Chipping away at that law will curtail the culture of innovation and bare-knuckled competition that have been the defining characteristics of the internet for more than two decades.
For companies that have reached the top of the internet economy, staying there has proven to be hard. Regulators once feared that Microsoft would dominate the way Americans interacted with the internet, but then a little company called Google appeared on the scene. Facebook, a half-trillion dollar company, got out of its infancy by displacing a competitor called MySpace.
These established companies would do anything to avoid being displaced themselves. Facebook will do anything not to become another MySpace.
Today, Facebook is under attack for allowing the Russians to interfere with our elections. Facebook is under attack for giving hate groups a platform to spread their bile. Facebook is under attack for giving conspiracy theorists an algorithmically promoted platform to lure in the unsuspecting. Facebook is under attack for collecting, monetizing, and storing far more personal information than their users ever suspected.
While it’s a great tool for connecting with friends and family, a small team of well-caffeinated coders could duplicate and improve upon its functionality without difficulty and without all of Facebook’s baggage.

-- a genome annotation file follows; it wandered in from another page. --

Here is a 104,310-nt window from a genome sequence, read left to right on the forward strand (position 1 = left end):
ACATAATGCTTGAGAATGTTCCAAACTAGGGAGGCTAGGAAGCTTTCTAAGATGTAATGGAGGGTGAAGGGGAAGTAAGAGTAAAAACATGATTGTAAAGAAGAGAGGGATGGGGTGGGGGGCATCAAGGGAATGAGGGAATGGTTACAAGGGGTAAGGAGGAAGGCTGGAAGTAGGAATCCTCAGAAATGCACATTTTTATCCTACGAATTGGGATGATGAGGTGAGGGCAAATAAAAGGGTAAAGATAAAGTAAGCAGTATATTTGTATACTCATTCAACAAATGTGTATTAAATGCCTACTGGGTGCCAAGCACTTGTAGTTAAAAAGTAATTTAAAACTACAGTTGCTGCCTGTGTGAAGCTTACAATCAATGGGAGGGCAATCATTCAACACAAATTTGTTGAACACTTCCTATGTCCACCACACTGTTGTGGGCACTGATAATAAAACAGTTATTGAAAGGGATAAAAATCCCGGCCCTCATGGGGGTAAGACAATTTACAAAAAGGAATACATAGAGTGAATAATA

So, how does Facebook stay on top? One way is to acquire the competition. My oldest daughter tells me that no one under 30 uses Facebook. But this new generation certainly uses Instagram — and they might not even know that it’s part of the same mega-company — bought out by Facebook. But you can’t buy everyone, so then you resort to the oldest trick in the book — make it harder for new companies to get into the game. You don’t have to compete if there’s no competition. And that’s where this legislation come in.
If internet startups are no longer protected by Section 230 and they’re exposed to the threat of near-constant litigation, it’ll be a lot tougher for them to secure injections of funding and grow. Fewer VCs will be willing to risk their deep pockets if their early-round investments are swallowed up by legal fees instead of paying for coders.
But in the eyes of the giant, established corporations, a world without Section 230 is less of a threat. Fifty million dollars a year in liability settlements is a drop in the bucket for them. It’s the cost of doing business. And it’s an added benefit if that cost is too high for new companies to get into the game.